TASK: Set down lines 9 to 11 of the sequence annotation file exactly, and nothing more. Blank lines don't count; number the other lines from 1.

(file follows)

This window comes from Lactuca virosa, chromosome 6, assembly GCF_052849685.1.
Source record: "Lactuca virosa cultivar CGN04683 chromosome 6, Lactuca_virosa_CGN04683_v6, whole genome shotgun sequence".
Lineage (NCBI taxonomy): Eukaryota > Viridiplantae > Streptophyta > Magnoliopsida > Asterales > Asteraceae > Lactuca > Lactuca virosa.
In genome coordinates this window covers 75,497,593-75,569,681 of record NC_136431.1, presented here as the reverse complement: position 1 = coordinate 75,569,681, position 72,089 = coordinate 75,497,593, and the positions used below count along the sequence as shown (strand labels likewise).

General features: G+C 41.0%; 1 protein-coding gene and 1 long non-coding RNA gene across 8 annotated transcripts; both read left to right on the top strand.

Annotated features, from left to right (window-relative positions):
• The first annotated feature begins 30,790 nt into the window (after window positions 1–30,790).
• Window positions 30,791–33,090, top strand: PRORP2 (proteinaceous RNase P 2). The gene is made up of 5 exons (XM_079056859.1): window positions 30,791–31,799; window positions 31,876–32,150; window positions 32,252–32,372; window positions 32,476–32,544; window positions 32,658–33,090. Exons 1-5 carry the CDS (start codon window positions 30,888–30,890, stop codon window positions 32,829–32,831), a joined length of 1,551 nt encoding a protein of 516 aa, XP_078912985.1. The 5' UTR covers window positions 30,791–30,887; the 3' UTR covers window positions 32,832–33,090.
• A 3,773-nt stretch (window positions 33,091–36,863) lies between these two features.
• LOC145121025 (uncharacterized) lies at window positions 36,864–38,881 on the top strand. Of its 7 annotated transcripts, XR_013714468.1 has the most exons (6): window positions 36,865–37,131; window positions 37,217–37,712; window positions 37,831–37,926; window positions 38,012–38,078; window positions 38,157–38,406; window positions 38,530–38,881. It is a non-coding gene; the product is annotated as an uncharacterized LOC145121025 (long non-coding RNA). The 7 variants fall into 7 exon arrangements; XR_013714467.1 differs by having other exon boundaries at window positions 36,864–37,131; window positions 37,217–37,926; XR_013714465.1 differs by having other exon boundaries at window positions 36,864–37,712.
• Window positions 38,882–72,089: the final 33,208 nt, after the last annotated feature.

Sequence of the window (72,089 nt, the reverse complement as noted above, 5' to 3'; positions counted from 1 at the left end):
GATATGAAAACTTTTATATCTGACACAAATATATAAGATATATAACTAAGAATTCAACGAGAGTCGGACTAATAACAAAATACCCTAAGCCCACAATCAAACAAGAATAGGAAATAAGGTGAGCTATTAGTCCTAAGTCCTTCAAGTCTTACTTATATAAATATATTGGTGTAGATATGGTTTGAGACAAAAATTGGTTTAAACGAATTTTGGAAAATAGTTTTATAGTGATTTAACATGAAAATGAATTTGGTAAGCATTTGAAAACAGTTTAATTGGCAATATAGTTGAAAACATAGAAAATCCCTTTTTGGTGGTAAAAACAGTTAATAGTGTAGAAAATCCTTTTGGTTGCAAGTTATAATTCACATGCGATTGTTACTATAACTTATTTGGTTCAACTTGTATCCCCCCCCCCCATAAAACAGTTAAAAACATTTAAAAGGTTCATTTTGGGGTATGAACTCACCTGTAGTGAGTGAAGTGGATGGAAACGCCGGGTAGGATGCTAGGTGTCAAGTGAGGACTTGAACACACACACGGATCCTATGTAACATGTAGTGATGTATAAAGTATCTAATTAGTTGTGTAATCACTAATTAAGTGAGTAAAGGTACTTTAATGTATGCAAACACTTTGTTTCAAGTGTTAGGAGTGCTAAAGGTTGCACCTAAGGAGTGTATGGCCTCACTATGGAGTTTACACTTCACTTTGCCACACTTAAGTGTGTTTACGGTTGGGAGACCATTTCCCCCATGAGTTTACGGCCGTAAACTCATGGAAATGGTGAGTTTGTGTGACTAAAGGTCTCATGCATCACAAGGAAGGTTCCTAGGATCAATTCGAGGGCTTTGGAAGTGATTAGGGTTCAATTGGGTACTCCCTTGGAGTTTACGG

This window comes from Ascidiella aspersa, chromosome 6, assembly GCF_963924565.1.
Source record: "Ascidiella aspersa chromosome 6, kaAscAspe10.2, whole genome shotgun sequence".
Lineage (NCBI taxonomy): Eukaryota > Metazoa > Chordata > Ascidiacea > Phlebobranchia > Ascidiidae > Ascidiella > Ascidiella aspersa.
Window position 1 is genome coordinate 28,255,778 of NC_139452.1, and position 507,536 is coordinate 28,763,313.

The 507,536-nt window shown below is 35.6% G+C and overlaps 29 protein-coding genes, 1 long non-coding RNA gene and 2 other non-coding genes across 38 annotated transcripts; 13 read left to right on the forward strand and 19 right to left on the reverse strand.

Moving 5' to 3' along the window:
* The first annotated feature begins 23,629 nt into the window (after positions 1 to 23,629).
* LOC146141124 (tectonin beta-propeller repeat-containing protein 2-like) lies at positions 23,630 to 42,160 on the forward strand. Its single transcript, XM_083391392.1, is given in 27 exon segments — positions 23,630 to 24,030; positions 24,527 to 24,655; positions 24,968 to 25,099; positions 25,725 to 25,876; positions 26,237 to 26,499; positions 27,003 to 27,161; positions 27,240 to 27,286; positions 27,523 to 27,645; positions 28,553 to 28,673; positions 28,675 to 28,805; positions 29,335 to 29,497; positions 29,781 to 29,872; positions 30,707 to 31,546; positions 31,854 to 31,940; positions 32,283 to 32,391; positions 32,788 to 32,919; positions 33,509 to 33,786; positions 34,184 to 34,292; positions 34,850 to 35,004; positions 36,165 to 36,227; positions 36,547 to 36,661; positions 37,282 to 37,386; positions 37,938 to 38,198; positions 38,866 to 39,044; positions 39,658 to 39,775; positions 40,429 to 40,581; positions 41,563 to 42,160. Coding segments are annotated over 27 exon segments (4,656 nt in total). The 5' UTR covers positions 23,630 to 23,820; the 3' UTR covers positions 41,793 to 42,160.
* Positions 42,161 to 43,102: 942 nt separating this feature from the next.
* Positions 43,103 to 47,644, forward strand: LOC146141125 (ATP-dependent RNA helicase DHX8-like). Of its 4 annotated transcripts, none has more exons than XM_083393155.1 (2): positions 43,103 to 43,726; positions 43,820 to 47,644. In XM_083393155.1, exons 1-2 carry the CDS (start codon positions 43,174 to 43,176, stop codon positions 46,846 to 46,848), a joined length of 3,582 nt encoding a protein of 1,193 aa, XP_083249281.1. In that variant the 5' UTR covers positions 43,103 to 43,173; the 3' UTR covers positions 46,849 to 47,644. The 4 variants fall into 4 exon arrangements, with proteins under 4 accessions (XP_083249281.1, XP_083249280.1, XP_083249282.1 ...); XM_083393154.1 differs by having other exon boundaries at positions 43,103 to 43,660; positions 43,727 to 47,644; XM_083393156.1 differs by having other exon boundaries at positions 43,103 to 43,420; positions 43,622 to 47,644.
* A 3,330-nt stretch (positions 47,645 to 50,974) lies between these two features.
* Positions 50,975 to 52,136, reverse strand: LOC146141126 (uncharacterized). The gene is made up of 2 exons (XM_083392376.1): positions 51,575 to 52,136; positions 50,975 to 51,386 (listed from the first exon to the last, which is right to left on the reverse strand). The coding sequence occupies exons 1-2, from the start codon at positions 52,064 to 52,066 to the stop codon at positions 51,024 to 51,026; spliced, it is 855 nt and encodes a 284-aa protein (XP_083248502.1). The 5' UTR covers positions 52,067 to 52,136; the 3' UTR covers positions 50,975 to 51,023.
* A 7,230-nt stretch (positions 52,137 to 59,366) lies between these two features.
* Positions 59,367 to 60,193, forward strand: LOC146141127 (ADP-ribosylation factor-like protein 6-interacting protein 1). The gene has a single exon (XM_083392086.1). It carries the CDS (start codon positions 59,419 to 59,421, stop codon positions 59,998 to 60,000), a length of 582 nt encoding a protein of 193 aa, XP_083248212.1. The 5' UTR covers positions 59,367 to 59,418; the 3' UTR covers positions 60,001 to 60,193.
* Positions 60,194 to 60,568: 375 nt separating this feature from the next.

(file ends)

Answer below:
• A 3,773-nt stretch (window positions 33,091–36,863) lies between these two features.
• LOC145121025 (uncharacterized) lies at window positions 36,864–38,881 on the top strand. Of its 7 annotated transcripts, XR_013714468.1 has the most exons (6): window positions 36,865–37,131; window positions 37,217–37,712; window positions 37,831–37,926; window positions 38,012–38,078; window positions 38,157–38,406; window positions 38,530–38,881. It is a non-coding gene; the product is annotated as an uncharacterized LOC145121025 (long non-coding RNA). The 7 variants fall into 7 exon arrangements; XR_013714467.1 differs by having other exon boundaries at window positions 36,864–37,131; window positions 37,217–37,926; XR_013714465.1 differs by having other exon boundaries at window positions 36,864–37,712.
• Window positions 38,882–72,089: the final 33,208 nt, after the last annotated feature.